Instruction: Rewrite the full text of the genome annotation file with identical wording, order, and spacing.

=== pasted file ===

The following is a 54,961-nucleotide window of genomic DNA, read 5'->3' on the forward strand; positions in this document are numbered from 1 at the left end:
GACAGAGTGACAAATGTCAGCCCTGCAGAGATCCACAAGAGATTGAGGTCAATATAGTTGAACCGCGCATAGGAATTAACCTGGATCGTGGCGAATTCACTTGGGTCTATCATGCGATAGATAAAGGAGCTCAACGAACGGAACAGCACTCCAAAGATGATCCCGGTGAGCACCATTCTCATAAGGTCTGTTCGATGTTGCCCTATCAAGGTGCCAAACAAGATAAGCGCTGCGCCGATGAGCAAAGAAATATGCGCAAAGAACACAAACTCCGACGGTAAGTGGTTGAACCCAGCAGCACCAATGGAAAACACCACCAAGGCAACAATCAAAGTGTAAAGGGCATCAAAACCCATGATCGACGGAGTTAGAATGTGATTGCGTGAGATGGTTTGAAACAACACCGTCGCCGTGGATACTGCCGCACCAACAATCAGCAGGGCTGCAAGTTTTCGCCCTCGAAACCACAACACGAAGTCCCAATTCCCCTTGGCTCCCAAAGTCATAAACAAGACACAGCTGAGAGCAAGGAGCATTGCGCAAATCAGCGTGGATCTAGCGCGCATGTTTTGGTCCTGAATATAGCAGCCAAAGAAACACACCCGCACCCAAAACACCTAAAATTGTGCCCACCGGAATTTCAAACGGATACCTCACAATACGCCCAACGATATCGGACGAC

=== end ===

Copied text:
The following is a 54,961-nucleotide window of genomic DNA, read 5'->3' on the forward strand; positions in this document are numbered from 1 at the left end:
GACAGAGTGACAAATGTCAGCCCTGCAGAGATCCACAAGAGATTGAGGTCAATATAGTTGAACCGCGCATAGGAATTAACCTGGATCGTGGCGAATTCACTTGGGTCTATCATGCGATAGATAAAGGAGCTCAACGAACGGAACAGCACTCCAAAGATGATCCCGGTGAGCACCATTCTCATAAGGTCTGTTCGATGTTGCCCTATCAAGGTGCCAAACAAGATAAGCGCTGCGCCGATGAGCAAAGAAATATGCGCAAAGAACACAAACTCCGACGGTAAGTGGTTGAACCCAGCAGCACCAATGGAAAACACCACCAAGGCAACAATCAAAGTGTAAAGGGCATCAAAACCCATGATCGACGGAGTTAGAATGTGATTGCGTGAGATGGTTTGAAACAACACCGTCGCCGTGGATACTGCCGCACCAACAATCAGCAGGGCTGCAAGTTTTCGCCCTCGAAACCACAACACGAAGTCCCAATTCCCCTTGGCTCCCAAAGTCATAAACAAGACACAGCTGAGAGCAAGGAGCATTGCGCAAATCAGCGTGGATCTAGCGCGCATGTTTTGGTCCTGAATATAGCAGCCAAAGAAACACACCCGCACCCAAAACACCTAAAATTGTGCCCACCGGAATTTCAAACGGATACCTCACAATACGCCCAACGATATCGGACGAC